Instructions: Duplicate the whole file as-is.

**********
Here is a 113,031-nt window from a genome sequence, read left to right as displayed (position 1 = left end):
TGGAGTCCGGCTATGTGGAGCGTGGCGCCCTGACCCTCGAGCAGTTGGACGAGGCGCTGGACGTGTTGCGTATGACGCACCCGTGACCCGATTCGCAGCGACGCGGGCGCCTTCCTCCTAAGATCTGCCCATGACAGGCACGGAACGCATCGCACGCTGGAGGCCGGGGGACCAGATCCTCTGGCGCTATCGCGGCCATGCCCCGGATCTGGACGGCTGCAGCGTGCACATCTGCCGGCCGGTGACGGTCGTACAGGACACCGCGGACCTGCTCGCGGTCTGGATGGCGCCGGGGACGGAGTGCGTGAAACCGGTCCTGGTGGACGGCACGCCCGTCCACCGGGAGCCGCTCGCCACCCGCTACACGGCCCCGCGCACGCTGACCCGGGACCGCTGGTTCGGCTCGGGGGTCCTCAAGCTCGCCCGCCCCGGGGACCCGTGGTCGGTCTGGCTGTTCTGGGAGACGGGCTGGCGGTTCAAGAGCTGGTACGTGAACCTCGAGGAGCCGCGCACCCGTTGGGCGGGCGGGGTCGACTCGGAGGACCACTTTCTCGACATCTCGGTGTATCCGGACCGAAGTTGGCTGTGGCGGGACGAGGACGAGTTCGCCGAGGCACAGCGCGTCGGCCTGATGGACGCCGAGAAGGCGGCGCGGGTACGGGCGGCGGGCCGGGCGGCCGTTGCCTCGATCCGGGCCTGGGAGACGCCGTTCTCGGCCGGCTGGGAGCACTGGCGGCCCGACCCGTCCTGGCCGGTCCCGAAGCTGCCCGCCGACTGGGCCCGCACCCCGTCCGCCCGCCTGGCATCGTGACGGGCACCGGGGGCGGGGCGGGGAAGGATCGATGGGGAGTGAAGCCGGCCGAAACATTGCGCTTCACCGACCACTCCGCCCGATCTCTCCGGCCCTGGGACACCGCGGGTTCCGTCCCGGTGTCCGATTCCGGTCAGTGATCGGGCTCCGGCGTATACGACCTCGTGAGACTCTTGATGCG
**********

Here is a 113,031-nt window from a genome sequence, read left to right as displayed (position 1 = left end):
TGGAGTCCGGCTATGTGGAGCGTGGCGCCCTGACCCTCGAGCAGTTGGACGAGGCGCTGGACGTGTTGCGTATGACGCACCCGTGACCCGATTCGCAGCGACGCGGGCGCCTTCCTCCTAAGATCTGCCCATGACAGGCACGGAACGCATCGCACGCTGGAGGCCGGGGGACCAGATCCTCTGGCGCTATCGCGGCCATGCCCCGGATCTGGACGGCTGCAGCGTGCACATCTGCCGGCCGGTGACGGTCGTACAGGACACCGCGGACCTGCTCGCGGTCTGGATGGCGCCGGGGACGGAGTGCGTGAAACCGGTCCTGGTGGACGGCACGCCCGTCCACCGGGAGCCGCTCGCCACCCGCTACACGGCCCCGCGCACGCTGACCCGGGACCGCTGGTTCGGCTCGGGGGTCCTCAAGCTCGCCCGCCCCGGGGACCCGTGGTCGGTCTGGCTGTTCTGGGAGACGGGCTGGCGGTTCAAGAGCTGGTACGTGAACCTCGAGGAGCCGCGCACCCGTTGGGCGGGCGGGGTCGACTCGGAGGACCACTTTCTCGACATCTCGGTGTATCCGGACCGAAGTTGGCTGTGGCGGGACGAGGACGAGTTCGCCGAGGCACAGCGCGTCGGCCTGATGGACGCCGAGAAGGCGGCGCGGGTACGGGCGGCGGGCCGGGCGGCCGTTGCCTCGATCCGGGCCTGGGAGACGCCGTTCTCGGCCGGCTGGGAGCACTGGCGGCCCGACCCGTCCTGGCCGGTCCCGAAGCTGCCCGCCGACTGGGCCCGCACCCCGTCCGCCCGCCTGGCATCGTGACGGGCACCGGGGGCGGGGCGGGGAAGGATCGATGGGGAGTGAAGCCGGCCGAAACATTGCGCTTCACCGACCACTCCGCCCGATCTCTCCGGCCCTGGGACACCGCGGGTTCCGTCCCGGTGTCCGATTCCGGTCAGTGATCGGGCTCCGGCGTATACGACCTCGTGAGACTCTTGATGCG